Read for Later - Coding Education, Trusting News, and Changing Spaces

I’m a day late, but hopefully not content short. It was a bit of a scramble this week to scan and synthesize some very interesting news on everything from new live streaming options to new coding and computer science education sources in between meetings and programs at ALA's Annual Conference in Orlando. I'm hoping to get back on schedule next week.

I will try to find some space in next week’s release to cover some good finds from the conference, but for now I did at least want to highlight one announcement from Orlando - The John S. and James L. Knight Foundation announced 14 winners of their Knight News Challenge on Libraries (Knight Foundation "Knight News Challenge awards $1.6 million for ideas that help libraries serve 21st century information needs").

You can always check out the Center's trend collection to see how this scanning comes together to identify trends relevant to our future work.

And, as always, let us know what you're reading this week to help think about later.

Algorithms, Artificial Intelligence, and Learning Machines

Because algorithms learn by being fed data and content, their functions are subject to the decisions of engineers and the systems that develop the models upon which they learn – leading to concern that sexism, racism, and other forms of discrimination are being built into machine-learning algorithms developed by a technology sector that lacks diversity (The New York Times "Artificial intelligence’s white guy problem").

Books, Media, and Publishing

How does the growth of digital- and social media-accessed news affect the way that people remember the sources that produce their content, the trust they have in information, and the authority of new and media brands (Columbia Journalism Review "Why we trust, and why that’s changing online")?

Facebook has signed 140 contracts with celebrities and news organizations worth a combined $50 million as part of a push to have its most popular users provide live video content for the platform (Poynter “Here’s why Facebook is paying news organizations millions of dollars”). See also Digiday and Engadget.

YouTube Red, the video platform’s paid streaming service, will come into closer competition with Netflix and other streaming services with the acquisition of a new 10-episode scripted series based on Step Up, the dance movie franchise (The New York Times “YouTube Red Buys ‘Step Up,’ Its First Big-Budget TV Drama”). See also CNET, Engadget, Mashable, and The Verge.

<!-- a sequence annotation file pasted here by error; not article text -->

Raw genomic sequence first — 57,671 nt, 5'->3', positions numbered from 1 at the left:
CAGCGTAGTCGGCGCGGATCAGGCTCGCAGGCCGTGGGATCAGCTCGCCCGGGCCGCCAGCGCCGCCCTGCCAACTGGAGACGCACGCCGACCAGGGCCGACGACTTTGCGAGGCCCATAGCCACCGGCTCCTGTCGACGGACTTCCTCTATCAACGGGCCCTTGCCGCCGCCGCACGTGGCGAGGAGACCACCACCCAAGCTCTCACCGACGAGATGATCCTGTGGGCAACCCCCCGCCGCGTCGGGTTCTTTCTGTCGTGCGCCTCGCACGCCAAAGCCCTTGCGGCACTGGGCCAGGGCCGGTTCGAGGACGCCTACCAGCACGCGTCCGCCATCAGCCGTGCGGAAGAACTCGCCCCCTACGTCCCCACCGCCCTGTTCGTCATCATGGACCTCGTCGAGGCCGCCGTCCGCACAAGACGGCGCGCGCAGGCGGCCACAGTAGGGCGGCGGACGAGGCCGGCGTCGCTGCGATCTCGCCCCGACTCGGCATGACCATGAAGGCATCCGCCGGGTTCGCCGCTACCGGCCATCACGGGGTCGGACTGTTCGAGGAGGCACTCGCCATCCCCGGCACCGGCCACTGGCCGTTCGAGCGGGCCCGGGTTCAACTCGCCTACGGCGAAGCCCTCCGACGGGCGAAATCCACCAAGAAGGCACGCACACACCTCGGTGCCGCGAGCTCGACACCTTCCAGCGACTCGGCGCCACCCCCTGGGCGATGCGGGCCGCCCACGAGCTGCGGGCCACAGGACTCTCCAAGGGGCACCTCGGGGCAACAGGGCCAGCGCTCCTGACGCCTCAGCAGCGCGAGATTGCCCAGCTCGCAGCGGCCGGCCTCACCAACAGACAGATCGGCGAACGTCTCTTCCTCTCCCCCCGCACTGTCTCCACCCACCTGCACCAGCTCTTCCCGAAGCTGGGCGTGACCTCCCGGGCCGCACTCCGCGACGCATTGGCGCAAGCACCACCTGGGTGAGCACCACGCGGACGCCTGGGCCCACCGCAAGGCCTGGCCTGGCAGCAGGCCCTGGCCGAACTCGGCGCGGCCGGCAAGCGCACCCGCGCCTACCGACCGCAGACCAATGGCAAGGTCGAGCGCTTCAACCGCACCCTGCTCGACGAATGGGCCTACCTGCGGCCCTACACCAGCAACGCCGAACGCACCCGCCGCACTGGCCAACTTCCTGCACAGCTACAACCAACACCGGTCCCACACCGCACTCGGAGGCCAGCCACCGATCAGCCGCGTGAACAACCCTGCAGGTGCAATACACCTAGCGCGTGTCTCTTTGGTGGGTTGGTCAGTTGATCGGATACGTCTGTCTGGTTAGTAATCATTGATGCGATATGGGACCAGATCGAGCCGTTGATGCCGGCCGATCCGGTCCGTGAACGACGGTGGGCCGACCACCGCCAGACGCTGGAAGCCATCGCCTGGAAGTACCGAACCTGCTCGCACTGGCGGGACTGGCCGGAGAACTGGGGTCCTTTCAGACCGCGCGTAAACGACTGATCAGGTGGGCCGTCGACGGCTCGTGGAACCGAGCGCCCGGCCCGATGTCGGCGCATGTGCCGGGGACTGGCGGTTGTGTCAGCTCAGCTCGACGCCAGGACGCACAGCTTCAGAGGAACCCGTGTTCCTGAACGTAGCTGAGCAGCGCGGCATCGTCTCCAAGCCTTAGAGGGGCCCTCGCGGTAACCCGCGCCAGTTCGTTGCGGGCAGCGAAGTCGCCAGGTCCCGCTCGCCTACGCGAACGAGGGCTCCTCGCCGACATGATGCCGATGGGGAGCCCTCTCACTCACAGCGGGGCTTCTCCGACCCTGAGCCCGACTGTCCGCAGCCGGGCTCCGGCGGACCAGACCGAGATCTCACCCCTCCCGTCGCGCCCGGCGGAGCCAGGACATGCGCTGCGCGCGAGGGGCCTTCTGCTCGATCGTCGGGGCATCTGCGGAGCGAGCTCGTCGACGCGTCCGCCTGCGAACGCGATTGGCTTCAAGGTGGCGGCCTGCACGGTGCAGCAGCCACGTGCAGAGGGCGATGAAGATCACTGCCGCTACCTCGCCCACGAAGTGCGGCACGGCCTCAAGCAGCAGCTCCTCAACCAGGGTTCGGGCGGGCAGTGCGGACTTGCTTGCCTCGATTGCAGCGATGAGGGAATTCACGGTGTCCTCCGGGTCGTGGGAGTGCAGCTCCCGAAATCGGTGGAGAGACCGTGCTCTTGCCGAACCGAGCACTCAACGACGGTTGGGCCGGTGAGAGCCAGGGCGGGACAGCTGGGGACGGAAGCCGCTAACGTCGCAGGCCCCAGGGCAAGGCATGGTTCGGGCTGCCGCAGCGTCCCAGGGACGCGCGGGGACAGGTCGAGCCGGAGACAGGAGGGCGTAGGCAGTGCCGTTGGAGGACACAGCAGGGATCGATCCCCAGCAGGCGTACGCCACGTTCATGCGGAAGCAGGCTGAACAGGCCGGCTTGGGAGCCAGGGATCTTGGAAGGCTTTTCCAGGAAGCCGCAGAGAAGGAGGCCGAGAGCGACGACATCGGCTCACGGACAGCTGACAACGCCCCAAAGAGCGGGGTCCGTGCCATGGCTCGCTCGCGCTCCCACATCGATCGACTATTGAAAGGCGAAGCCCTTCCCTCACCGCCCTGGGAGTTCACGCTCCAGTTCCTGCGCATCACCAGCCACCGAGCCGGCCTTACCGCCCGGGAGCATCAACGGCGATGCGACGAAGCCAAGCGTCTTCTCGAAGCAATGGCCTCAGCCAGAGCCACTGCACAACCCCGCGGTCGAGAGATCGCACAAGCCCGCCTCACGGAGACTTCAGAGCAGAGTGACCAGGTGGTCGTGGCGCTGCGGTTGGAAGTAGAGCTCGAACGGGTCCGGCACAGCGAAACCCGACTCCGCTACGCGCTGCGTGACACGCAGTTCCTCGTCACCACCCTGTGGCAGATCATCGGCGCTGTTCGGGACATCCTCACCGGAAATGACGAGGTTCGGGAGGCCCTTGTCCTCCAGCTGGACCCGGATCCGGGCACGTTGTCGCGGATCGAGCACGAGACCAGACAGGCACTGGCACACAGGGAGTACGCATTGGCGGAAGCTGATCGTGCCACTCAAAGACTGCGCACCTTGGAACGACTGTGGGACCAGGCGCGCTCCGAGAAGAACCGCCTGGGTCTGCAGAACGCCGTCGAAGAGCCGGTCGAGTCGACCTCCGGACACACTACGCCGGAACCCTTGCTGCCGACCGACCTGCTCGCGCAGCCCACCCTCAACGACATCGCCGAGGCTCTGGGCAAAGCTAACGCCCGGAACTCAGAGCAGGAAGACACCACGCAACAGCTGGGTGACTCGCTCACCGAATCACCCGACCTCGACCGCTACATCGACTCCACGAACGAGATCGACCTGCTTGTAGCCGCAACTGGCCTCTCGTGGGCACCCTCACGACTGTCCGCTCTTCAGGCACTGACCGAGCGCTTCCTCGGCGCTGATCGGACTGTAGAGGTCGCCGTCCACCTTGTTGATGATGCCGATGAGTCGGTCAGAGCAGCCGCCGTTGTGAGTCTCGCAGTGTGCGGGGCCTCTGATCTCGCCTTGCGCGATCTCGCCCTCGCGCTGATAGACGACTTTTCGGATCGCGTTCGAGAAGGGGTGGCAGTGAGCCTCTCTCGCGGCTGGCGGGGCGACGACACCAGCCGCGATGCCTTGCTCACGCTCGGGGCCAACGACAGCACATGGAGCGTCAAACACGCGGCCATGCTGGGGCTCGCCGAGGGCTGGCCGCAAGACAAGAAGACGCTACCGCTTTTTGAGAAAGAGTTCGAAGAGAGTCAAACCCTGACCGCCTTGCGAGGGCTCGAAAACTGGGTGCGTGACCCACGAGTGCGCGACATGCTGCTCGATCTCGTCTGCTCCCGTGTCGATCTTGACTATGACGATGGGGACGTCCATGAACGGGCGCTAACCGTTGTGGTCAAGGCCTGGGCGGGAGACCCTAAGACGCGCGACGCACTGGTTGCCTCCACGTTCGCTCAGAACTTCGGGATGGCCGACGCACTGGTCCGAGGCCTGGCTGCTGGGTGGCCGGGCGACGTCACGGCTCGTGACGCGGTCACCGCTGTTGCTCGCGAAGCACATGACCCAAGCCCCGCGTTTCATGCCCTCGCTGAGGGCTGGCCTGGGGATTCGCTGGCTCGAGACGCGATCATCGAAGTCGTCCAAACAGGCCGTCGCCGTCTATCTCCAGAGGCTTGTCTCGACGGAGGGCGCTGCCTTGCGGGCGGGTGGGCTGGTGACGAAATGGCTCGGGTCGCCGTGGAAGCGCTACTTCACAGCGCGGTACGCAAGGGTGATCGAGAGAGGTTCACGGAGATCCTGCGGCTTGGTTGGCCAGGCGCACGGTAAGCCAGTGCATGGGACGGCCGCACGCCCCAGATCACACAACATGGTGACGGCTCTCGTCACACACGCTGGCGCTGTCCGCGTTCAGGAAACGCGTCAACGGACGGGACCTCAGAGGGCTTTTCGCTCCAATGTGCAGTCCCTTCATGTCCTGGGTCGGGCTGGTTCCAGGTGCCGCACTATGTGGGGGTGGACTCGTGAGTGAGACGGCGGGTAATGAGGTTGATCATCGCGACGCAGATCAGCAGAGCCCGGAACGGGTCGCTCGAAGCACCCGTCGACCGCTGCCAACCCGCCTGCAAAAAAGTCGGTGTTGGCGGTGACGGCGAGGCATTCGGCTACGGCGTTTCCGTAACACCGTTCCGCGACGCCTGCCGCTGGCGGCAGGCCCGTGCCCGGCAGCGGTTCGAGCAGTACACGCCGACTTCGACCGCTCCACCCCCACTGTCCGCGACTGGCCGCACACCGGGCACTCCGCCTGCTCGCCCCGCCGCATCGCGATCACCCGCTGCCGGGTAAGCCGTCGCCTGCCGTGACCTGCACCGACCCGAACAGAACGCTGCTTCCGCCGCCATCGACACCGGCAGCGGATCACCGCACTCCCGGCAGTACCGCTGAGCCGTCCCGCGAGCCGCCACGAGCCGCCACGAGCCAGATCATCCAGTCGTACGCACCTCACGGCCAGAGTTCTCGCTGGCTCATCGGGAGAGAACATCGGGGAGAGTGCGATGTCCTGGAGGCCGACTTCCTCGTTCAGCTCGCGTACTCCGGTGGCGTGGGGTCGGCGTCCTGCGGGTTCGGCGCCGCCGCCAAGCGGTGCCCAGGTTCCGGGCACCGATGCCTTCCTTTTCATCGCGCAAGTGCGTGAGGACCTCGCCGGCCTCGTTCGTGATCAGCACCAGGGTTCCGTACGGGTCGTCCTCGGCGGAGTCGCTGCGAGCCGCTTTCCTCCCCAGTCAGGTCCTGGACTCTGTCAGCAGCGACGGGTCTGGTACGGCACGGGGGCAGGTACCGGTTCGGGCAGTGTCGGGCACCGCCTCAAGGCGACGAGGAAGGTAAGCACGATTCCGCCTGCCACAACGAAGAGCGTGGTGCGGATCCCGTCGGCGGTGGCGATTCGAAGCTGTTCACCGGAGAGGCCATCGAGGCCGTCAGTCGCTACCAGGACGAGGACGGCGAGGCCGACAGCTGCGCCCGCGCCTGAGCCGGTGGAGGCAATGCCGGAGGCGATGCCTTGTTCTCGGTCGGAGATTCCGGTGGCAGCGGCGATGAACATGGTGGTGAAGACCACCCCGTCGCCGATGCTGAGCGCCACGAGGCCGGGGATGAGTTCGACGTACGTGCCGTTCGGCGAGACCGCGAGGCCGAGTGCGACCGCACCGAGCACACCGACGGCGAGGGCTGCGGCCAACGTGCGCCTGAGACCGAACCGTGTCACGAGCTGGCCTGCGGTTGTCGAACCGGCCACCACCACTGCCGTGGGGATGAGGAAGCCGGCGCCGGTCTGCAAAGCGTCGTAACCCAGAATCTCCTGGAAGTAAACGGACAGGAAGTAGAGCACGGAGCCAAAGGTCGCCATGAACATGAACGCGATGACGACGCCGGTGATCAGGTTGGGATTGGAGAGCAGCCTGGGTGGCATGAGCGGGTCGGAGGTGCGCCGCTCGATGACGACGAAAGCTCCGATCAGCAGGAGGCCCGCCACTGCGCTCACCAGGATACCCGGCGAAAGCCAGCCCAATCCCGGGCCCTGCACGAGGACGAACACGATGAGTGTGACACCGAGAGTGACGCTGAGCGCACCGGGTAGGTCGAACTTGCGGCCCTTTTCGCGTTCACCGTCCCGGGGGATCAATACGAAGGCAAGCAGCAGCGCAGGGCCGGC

Fewer and fewer of us are watching the same things at the same time – except for sports – as subscritpion streaming services edge into more and more homes, displacing live television and even DVR recorded viewing (Vocativ "Streaming is killing DVR along with live TV"). See also CNET.

James Patterson will release over 38 e-books in 2016, driven largely by his new BookShots series, featuring titles that are 125 to 150 pages, affordably priced, featuring characters from popular franchises, and designed to read more like fast-paced movies (Good eReader "James Patterson will publish 38 e-books in 2016").

The rise of video continues.

YouTube’s mobile app will integrate features to allow users to immediately broadcast what they’re seeing, bringing live streaming to one of the most popular video platforms (TechCrunch “YouTube can still win the livestreaming war”). See also ArsTechnica, CNET and again, Engadget, and The Verge.

Tumblr will integrate live video, introducing a series of live broadcasts and user generated content that can be viewed as it is broadcast or archived to be played back after the livestream (TechCrunch "Tumblr to launch live video on Tuesday"). See also Fast Company.

Twitter will allow all users to directly post videos up to 140 seconds in length, up from the previous limit of 30 seconds; while on their Vine platform, a select group of users/creators will be able to share 140-second-long videos, up from the current 6 second limit (Motherboard "Your Twitter timeline will soon be filled with much longer videos").

An independent bookstore in Singapore utilizes two vending machines as a tool to promote, market, and distribute local authors’ works to residents and tourists (PSFK “Singapore Introduces Vending Machines Of Books”).

The Magnus app uses digital recognition technology and a comprehensive database of contemporary art to allow users to scan a piece of art with a camera to discover the title, artist, price, and even exhibition history (PSFK “Learn About Artwork With The Touch Of A Button”).